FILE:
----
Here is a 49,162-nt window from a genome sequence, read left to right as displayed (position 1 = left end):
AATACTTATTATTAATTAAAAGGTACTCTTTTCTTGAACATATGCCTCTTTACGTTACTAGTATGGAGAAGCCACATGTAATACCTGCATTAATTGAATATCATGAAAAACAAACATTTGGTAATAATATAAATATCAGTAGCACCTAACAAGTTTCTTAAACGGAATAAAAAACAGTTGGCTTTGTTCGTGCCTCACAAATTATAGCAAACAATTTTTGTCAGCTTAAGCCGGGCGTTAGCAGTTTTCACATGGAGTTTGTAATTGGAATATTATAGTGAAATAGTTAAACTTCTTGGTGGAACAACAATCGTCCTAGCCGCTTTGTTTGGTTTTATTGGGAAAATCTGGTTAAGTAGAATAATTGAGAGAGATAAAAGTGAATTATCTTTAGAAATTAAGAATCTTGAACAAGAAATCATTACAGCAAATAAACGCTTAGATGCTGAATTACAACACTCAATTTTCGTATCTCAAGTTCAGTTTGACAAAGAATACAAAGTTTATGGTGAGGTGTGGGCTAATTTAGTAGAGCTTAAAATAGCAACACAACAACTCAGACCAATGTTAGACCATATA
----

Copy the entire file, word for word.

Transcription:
Here is a 49,162-nt window from a genome sequence, read left to right as displayed (position 1 = left end):
AATACTTATTATTAATTAAAAGGTACTCTTTTCTTGAACATATGCCTCTTTACGTTACTAGTATGGAGAAGCCACATGTAATACCTGCATTAATTGAATATCATGAAAAACAAACATTTGGTAATAATATAAATATCAGTAGCACCTAACAAGTTTCTTAAACGGAATAAAAAACAGTTGGCTTTGTTCGTGCCTCACAAATTATAGCAAACAATTTTTGTCAGCTTAAGCCGGGCGTTAGCAGTTTTCACATGGAGTTTGTAATTGGAATATTATAGTGAAATAGTTAAACTTCTTGGTGGAACAACAATCGTCCTAGCCGCTTTGTTTGGTTTTATTGGGAAAATCTGGTTAAGTAGAATAATTGAGAGAGATAAAAGTGAATTATCTTTAGAAATTAAGAATCTTGAACAAGAAATCATTACAGCAAATAAACGCTTAGATGCTGAATTACAACACTCAATTTTCGTATCTCAAGTTCAGTTTGACAAAGAATACAAAGTTTATGGTGAGGTGTGGGCTAATTTAGTAGAGCTTAAAATAGCAACACAACAACTCAGACCAATGTTAGACCATATA